Earlier this month I had the privilege to visit N2Africa activities in the north of Uganda together with Peter Ebanyat (Uganda Country Coordinator), Aron Othieno (Field Liaison Officer) and Connetie Ayesiga (Business Development Officer). Together with World Vision Uganda, our major partner in the region, we visited a number of farmer groups and other stakeholders. N2Africa is working in this region with common beans, groundnut and soyabean. Farmers had a lot of common bean in their fields, largely as a food security crop. Currently there is a lot of excitement around soyabean due to demand from a number of large buyers and it is rapidly becoming a major crop in the region. Soyabean was being harvested, dried and threshed for sale – so as you can imagine much of the discussion revolved around marketing of the crop, processing and storage facilities and above all the price that farmers hoped to receive. The farmer groups are convinced of the value of the new varieties, of need for rhizobial inoculants and fertilizers to boost production. With each group we met the discussion returned to issues of buyers, the need for consolidation of produce, of storage to allow negotiation for better prices, and the cash flow problems the farmers face. The N2Africa partnership approach in which actors along the value chain commit to work together to address these issues is tackling these issues head on. Our partnership with World Vision Uganda extends the reach of N2Africa enormously in northern Uganda and I thank all of their staff for the enthusiastic engagement and the discussions with farmers. Many of the farmer groups have only been established in the past few years through our work, and several are already registered as cooperatives. A very promising sign is that they are diversifying to include other income generating activities both within and beyond agriculture. Also promising is that as in many countries the farmers don’t want more technology demonstrations as they are convinced of the need for the new varieties and inputs. What they do want is access to inputs and markets so that they can scale up the activities.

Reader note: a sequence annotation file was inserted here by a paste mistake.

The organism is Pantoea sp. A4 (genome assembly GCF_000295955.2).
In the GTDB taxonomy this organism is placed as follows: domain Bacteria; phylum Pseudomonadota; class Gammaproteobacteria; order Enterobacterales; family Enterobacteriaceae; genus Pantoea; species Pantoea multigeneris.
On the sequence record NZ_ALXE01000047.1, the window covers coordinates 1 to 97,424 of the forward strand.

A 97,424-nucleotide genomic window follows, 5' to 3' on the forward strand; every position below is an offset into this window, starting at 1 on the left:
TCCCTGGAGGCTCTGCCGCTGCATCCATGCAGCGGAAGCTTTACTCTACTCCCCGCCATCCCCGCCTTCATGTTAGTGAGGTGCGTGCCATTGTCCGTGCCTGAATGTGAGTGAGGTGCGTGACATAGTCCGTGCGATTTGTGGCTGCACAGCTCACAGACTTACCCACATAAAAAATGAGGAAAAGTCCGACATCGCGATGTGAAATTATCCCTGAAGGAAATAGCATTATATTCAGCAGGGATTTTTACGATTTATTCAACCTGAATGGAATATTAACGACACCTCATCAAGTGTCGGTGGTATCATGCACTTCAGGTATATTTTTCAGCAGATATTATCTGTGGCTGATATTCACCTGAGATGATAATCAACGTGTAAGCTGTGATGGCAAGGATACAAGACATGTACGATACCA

Left: Members of the Acinango Farmers’ Group, Apac, Uganda in their dazzling uniforms
Right: Presentation of a gift to the N2Africa team from the youngest member of the Acinango Farmers’ Group
This Podcaster carries a number of news items and project updates. We were very sad to learn that David Icishahayo of the University of Zimbabwe had passed away. Many of the N2Africa team met in Harare in March and he was a well-respected member of the legume research community. We also have summaries and links to three important reports related to measuring the impact of N2Africa’s work: a report on the Early Impact Assessment survey conducted towards the end of the first phase; a report on seed diffusion studies that indicates we may seriously underestimate the number of farmers reached by the project; and a report on the structure of N2Africa’s current work and how this can support our learning on issues from performance of rhizobia strains to business models. If you have ideas and feedback please do not hesitate to get in touch!